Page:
The dollar was little changed in choppy dealing versus most other majors Tuesday morning in New York as traders tried to get a handle on another mixed bag of corporate earnings results. With little first-tier economic data to consider, attention will likely turn to Wall Street to see whether stocks extend their big losses from the previous session.
Fear that the recent bear market rally has petered out fueled increased risk aversion on Monday, driving the dollar higher against the euro but sharply lower against its Japanese counterpart.
Treasury Secretary Tim Geithner is expected on Capitol Hill for a hearing on oversight of the government's $700 billion bailout program at 10 a.m. ET.
There are no key economic reports due to released on Tuesday. Reports due later in the week include the Commerce Department's durable goods orders report and industry data on existing homes sales.
The dollar consolidated its recent gains versus the euro Tuesday morning, holding near yesterday's monthly high of 1.2887. Approaching mid-morning, the dollar was trading at 1.2950.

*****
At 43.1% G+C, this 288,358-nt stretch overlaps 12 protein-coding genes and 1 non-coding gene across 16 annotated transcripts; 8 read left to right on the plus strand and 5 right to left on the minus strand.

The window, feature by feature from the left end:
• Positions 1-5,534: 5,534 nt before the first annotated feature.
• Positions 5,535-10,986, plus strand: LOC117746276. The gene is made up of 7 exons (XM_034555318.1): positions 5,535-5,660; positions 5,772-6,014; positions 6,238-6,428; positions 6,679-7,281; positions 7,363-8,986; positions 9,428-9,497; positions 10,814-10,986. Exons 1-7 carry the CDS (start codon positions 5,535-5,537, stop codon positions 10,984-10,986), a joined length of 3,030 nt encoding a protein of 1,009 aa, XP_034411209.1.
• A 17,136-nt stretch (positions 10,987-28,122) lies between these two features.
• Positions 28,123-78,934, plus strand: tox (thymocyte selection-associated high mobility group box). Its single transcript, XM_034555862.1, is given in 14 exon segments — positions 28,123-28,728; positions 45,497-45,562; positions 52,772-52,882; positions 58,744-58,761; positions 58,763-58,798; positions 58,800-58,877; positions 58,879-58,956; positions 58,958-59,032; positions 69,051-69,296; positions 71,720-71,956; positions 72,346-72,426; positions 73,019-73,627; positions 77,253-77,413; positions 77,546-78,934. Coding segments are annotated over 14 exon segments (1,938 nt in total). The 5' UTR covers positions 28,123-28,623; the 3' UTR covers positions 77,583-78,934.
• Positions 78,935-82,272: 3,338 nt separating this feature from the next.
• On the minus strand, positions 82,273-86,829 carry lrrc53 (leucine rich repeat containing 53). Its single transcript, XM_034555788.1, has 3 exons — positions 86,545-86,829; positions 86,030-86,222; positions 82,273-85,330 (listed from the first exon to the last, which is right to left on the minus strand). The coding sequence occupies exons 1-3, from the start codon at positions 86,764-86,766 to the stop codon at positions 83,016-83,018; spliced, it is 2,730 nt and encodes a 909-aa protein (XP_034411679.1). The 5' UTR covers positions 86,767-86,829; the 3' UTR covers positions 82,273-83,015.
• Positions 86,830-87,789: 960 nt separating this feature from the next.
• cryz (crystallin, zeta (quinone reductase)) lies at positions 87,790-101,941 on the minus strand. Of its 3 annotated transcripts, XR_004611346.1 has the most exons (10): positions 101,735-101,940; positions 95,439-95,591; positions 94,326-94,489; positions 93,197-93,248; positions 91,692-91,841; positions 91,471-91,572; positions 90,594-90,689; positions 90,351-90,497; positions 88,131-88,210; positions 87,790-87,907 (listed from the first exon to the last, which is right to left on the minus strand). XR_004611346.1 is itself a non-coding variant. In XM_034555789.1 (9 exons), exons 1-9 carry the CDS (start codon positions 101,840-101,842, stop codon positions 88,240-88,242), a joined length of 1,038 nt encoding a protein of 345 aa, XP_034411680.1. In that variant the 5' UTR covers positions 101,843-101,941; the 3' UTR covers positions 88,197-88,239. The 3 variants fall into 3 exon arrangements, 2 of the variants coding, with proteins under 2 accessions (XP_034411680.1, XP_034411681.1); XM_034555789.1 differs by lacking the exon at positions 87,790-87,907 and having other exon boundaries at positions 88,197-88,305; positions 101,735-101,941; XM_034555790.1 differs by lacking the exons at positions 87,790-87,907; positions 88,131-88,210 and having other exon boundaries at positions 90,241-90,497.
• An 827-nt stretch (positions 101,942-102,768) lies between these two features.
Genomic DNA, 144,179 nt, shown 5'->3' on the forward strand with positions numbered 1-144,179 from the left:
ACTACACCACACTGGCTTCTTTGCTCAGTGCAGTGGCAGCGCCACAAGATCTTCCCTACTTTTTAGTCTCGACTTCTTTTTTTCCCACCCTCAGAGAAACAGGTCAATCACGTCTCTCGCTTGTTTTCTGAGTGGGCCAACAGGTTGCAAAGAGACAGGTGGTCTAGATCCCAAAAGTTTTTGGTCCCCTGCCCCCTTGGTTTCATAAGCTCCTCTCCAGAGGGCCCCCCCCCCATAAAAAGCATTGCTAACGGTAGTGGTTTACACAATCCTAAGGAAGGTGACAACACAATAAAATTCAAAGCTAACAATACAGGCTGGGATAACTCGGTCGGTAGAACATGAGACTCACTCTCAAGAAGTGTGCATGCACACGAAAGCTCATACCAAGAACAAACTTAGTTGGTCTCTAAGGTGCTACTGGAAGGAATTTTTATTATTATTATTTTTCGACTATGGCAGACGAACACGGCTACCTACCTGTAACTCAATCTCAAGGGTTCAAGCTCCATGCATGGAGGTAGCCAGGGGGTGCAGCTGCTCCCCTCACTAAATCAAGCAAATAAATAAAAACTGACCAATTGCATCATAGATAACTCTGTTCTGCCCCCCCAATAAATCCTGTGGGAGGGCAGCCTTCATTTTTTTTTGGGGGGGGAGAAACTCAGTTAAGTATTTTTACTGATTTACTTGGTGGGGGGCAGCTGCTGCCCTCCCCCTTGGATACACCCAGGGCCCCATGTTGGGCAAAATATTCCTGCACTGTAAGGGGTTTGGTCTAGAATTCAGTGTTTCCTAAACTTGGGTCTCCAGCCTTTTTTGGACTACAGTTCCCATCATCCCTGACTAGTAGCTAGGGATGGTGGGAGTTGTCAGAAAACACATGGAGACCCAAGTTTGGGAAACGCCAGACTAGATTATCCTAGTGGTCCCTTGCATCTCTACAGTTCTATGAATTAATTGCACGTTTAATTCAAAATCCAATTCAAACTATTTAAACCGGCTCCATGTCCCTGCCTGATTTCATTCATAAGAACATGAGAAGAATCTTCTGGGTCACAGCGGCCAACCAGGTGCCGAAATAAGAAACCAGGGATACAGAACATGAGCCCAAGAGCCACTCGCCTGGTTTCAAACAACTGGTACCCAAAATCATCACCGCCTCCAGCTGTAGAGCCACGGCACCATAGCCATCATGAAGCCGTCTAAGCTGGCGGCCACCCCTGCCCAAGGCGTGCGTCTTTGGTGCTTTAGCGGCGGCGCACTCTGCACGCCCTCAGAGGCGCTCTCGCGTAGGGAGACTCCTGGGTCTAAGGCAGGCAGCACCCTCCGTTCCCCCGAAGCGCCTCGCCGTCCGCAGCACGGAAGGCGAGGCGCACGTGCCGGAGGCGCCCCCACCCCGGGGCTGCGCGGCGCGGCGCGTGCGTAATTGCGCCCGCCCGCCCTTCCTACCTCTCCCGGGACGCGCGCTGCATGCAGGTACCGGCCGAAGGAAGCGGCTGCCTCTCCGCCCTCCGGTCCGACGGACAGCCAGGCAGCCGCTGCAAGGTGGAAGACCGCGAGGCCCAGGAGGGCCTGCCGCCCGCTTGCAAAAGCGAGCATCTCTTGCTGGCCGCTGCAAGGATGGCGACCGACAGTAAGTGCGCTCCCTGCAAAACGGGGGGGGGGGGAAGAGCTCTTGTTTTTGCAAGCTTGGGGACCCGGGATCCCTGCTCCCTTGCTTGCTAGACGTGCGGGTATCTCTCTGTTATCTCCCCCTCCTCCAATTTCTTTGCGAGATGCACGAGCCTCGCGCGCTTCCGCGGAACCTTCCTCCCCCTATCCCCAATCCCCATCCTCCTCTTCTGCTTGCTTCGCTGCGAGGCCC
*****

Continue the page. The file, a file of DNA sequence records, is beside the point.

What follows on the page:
The Center for European Economic Research, or ZEW, said in a report that its economic sentiment index for Germany rose to 13 in April from minus 3.5 in March. Meanwhile, economists had expected the index to rise to 2. The indicator marked a positive reading for the first time since July 2007.
After coming under pressure in very early dealing versus the sterling, the dollar was able to find its footing and was down only slightly from yesterday's 3-week high of 1.4467. Nearing 8 am ET, the buck was trading at 1.4525.
A report from the Office for National Statistics said UK's annual inflation in March eased to 2.9% from 3.2% in February. The annual rate came in line with economists' expectations and reached the lowest since March 2008. The largest downward contribution to the change in the CPI annual rate came from housing and household services.
The dollar was stable versus the yen Tuesday morning after falling below a recent trading range yesterday. The buck fetched 98 yen in early dealing, an improvement from Monday's 3-week low of 97.64. With traders betting the dollar was overbought following a run to a 3-month high of 101.43 earlier this month, traders are turning to the yen as a value hedge play.
Commodity prices stabilized Tuesday morning after falling sharply Monday on renewed concerns about global demand. As such, the dollar leveled off against resource-linked currencies like the loonie. Approaching mid-morning, the dollar was near 1.2400, having snapped back from last week's 3-month low of 1.1982.
Later this morning, the Bank of Canada makes its latest interest rate decision. Economists expect the BoC to hold steady at 0.5 percent.
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